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Angel Ramos from the Bronx had been suffering from heart palpitations and fatigue for several years. He was diagnosed with atrial fibrillation and was put on medications to treat the condition. Unfortunately, the drugs which worked for only a short time, actually increased his level of fatigue and caused abdominal discomfort.
After learning about Lenox Hill Hospital’s Heart Rhythm Center, he opted for a new procedure that uses a balloon catheter to freeze the malfunctioning heart tissue to stop the electrical signals causing the arrhythmia. Mr. Ramos was discharged the day after his procedure and has not had any further recurrence of atrial fibrillation. “I felt better almost instantly,” he said.
“This procedure is distinctly different from standard approaches to atrial fibrillation ablation, which uses heat to eliminate the electrical activity,” says Neil Sanghvi, MD, who directs the Atrial Fibrillation Ablation Program at Lenox Hill Hospital. “It allows for a simple, safe and efficient approach and often results in no further recurrence of atrial fibrillation. Patients are able to resume their normal daily activity within days of the procedure.”
“Many of my patients have been successfully treated with this minimally-invasive procedure,” states William Frumkin, MD, a senior electrophysiologist at Lenox Hill Hospital.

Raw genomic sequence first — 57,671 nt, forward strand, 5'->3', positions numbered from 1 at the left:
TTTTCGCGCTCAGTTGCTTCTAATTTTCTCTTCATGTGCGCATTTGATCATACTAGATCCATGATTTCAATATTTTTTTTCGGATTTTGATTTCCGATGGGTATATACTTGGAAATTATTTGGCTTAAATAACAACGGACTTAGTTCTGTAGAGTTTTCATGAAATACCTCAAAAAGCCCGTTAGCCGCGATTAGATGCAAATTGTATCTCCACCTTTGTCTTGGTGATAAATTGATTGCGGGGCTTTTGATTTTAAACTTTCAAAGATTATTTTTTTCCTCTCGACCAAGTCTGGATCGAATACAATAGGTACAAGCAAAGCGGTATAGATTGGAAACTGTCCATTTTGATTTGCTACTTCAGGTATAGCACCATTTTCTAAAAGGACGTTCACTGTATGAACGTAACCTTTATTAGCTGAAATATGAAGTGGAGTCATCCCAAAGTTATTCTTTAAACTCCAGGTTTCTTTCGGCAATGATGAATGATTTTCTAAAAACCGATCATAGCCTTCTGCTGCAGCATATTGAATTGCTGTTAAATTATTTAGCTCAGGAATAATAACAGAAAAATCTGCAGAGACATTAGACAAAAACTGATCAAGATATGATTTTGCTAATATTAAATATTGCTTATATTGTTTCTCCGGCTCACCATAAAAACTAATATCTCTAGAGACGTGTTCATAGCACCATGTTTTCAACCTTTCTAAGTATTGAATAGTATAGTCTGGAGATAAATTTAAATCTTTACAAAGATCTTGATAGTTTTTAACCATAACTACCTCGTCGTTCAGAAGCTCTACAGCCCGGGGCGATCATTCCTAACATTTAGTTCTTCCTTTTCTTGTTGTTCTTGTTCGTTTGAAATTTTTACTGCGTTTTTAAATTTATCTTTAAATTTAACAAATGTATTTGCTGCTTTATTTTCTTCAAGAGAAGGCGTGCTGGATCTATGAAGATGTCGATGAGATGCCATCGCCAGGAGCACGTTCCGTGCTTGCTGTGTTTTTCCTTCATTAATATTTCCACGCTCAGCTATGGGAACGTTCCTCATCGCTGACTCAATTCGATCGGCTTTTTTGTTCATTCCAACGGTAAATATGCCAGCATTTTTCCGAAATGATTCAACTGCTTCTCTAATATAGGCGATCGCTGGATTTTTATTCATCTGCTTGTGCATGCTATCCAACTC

Atrial fibrillation is the most common arrhythmia in the world. It is estimated that approximately 2-to 3-million Americans suffer from this debilitating arrhythmia which often leads to symptoms of fatigue, palpitations, shortness of breath and can put the patient at risk for strokes.
“I see this procedure growing as more patients become aware that ablation therapy for atrial fibrillation is a safe and effective option,” states Dr. Sanghvi.
The Heart Rhythm Center at Lenox Hill Hospital, under the direction of Ranjit Suri, MD is equipped with the latest technology to manage and treat cardiac arrhythmias and a range of other procedures including ablation of cardiac arrhythmias, pacemaker and defibrillator implantation, and removal of malfunctioning or abandoned pacemaker leads utilizing laser technology. The Heart Rhythm Center may be contacted at 212-434-6500.
The advanced technology in the state of the art Electrophysiology laboratory was made possible in part by the Ambrose-Monell Foundation.